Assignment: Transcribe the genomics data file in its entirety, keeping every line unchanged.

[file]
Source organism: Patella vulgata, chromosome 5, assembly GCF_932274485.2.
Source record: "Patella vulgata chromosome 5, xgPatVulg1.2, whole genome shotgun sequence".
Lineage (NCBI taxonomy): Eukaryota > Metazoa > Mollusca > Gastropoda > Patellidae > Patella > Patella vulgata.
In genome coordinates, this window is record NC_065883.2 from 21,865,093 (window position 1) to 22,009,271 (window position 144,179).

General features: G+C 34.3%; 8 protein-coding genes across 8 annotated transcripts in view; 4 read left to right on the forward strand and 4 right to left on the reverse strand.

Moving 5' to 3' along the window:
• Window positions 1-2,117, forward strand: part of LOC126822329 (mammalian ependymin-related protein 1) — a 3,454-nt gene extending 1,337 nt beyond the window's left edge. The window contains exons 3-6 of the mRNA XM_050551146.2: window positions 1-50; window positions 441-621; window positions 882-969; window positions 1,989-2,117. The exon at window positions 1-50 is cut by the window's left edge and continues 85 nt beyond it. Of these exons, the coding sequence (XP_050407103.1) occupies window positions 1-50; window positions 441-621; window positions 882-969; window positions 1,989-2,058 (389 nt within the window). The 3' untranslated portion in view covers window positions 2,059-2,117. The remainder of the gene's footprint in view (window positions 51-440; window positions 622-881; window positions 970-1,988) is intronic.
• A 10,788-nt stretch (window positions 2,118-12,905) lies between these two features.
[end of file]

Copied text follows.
Source organism: Patella vulgata, chromosome 5, assembly GCF_932274485.2.
Source record: "Patella vulgata chromosome 5, xgPatVulg1.2, whole genome shotgun sequence".
Lineage (NCBI taxonomy): Eukaryota > Metazoa > Mollusca > Gastropoda > Patellidae > Patella > Patella vulgata.
In genome coordinates, this window is record NC_065883.2 from 21,865,093 (window position 1) to 22,009,271 (window position 144,179).

General features: G+C 34.3%; 8 protein-coding genes across 8 annotated transcripts in view; 4 read left to right on the forward strand and 4 right to left on the reverse strand.

Moving 5' to 3' along the window:
• Window positions 1-2,117, forward strand: part of LOC126822329 (mammalian ependymin-related protein 1) — a 3,454-nt gene extending 1,337 nt beyond the window's left edge. The window contains exons 3-6 of the mRNA XM_050551146.2: window positions 1-50; window positions 441-621; window positions 882-969; window positions 1,989-2,117. The exon at window positions 1-50 is cut by the window's left edge and continues 85 nt beyond it. Of these exons, the coding sequence (XP_050407103.1) occupies window positions 1-50; window positions 441-621; window positions 882-969; window positions 1,989-2,058 (389 nt within the window). The 3' untranslated portion in view covers window positions 2,059-2,117. The remainder of the gene's footprint in view (window positions 51-440; window positions 622-881; window positions 970-1,988) is intronic.
• A 10,788-nt stretch (window positions 2,118-12,905) lies between these two features.